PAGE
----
Walworth County Sunday | Janesville Messenger | Stateline News



Walworth County Sunday | Janesville Messenger | Stateline News



JANESVILLE MESSENGER -- Wisconsin’s oldest and longest running art show, the Tallman Arts Festival, is celebrating Art in Nature as the 2014 festival theme. Located at the Rock County Historical Society campus on N. Jackson Street, the Tallman Art Festival provides art enthusiasts with more than 90 artists from all around the Midwest.

STATELINE NEWS -- Reverend Raven and the Chain Smokin Altar Boys will perform at the Celebrate Weekend and Street Dance in Beloit from 5:30 p.m. to 7:30 p.m. and The Eddie Butts Band from 8 p.m. to 11 p.m. Friday, Aug. 1.

Downtown Beloit Association Executive Director Shauna El-Amin says that it’s not only a great party, it supports the work the DBA does throughout the year. “It’s our largest fundraiser of the year,” El-Amin said. “But really, it’s just a good chance for people to get out on the streets and dance. It has a nightlife sort of feel to it. We have local bands playing onstage, and we close down the whole block of State Street.”

The street dance begins at 5:30 p.m. On Saturday, the festivities continue with the farmers market from 8 a.m. to 1 p.m. and sidewalk sales until 2 p.m. For more event details,

WILLIAMS BAY -- Picture yourself surrounded by pristine blue water and sandy beaches. You’re snorkeling with friends, it’s the perfect day, when suddenly you emerge from the surf and come face to face with ... a teacher.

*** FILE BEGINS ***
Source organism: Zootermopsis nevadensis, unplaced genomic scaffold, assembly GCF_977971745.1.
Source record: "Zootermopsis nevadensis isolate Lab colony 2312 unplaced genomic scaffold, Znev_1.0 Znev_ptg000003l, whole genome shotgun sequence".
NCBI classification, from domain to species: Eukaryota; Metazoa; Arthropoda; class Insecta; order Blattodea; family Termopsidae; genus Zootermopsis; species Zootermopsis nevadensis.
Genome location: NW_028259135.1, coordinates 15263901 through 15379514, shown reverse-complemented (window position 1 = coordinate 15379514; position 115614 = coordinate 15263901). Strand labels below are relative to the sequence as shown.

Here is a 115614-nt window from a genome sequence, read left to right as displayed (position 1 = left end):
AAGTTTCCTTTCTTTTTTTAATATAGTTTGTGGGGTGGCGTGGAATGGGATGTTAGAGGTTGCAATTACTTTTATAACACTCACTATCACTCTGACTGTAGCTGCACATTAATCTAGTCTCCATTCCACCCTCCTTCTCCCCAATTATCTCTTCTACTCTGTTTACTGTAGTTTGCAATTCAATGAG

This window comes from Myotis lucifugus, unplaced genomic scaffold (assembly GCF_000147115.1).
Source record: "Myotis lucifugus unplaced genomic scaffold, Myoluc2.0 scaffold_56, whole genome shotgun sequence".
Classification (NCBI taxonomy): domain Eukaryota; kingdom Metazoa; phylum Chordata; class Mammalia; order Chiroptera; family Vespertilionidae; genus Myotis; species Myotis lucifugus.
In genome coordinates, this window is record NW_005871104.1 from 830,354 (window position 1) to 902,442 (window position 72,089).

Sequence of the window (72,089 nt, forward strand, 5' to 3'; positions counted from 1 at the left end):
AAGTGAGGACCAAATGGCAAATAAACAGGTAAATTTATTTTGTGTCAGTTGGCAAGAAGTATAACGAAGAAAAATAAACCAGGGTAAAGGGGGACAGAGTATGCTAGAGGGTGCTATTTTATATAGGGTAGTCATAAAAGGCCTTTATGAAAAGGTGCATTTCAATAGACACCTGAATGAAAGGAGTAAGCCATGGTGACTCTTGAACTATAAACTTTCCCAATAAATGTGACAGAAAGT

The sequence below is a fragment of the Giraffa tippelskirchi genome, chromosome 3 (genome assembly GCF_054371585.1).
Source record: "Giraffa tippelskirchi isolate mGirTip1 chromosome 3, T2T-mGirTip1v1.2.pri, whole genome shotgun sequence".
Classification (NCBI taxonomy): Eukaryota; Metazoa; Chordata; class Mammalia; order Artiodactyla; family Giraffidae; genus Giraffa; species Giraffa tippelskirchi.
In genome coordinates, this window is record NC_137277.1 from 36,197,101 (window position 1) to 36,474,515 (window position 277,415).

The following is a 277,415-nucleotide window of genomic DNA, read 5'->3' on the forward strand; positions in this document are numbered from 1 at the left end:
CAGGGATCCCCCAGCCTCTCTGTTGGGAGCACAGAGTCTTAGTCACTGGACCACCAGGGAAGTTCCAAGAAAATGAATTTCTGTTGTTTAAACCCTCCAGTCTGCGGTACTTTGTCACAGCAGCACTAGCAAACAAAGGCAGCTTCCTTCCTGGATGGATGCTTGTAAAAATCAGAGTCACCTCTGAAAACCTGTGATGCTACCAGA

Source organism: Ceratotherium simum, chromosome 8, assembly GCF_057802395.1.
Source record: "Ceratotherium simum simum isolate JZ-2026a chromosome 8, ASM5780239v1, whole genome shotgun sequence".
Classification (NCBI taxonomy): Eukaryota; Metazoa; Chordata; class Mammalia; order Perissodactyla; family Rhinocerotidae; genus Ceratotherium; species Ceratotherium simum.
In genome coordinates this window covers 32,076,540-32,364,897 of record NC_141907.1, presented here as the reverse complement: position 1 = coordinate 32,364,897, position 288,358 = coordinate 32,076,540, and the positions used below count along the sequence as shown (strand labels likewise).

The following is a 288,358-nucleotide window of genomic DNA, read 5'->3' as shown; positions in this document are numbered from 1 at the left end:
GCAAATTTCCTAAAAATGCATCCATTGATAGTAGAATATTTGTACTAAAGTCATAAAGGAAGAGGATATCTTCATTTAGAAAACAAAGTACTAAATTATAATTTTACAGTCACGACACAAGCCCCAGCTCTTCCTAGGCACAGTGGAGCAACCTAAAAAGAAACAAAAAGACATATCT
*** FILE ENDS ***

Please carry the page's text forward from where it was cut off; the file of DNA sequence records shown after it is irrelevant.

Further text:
This beach-bound instructor is a genius in biology and asks what species you just observed underneath the waves.

“Popular music is the soundtrack of our individual lives. Anything that ever happened to you, good or bad, was scored with the music you listened to.”

-- Dick Clark

JANESVILLE MESSENGER -- Dick Clark, longtime host of “American Bandstand,” said it best when he referred to music as “the soundtrack of our lives.” Who among us hasn’t flashed back in time when we hear a song that epitomizes a certain time in our life?


“I know I always watched that show -- it was our MTV before there was such a thing,” said Cindy Halpren of Janesville. “Still those songs come on now and I can remember exactly where I was and what I was doing. And going to concerts was always a big thing in the summer.”

MESSENGER -- Milton’s city offices have a new address these days. City hall and the police department moved recently to 710 S. Janesville St., the former Dean Clinic building.

It’s a move that Mayor Brett Frazier said improves efficiency for city operations.

“The good thing about the building is it’s set up to function like we use it. With the old building, we pretty much functioned but it wasn’t necessarily designed with its use in mind,” Frazier said of the former location at 430 E. High St. “(In the former location), it was just here’s some space we’ve got, let’s cram ourselves in there and survive. Now, we’re in a space that’s designed for our needs. ... It’s a very modest facility, but it presents us as the progressive community that we are.” Read the current edition here:

Outgoing City Administrator Jerry Schuetz said the new location has a more professional atmosphere and is more accessible to residents.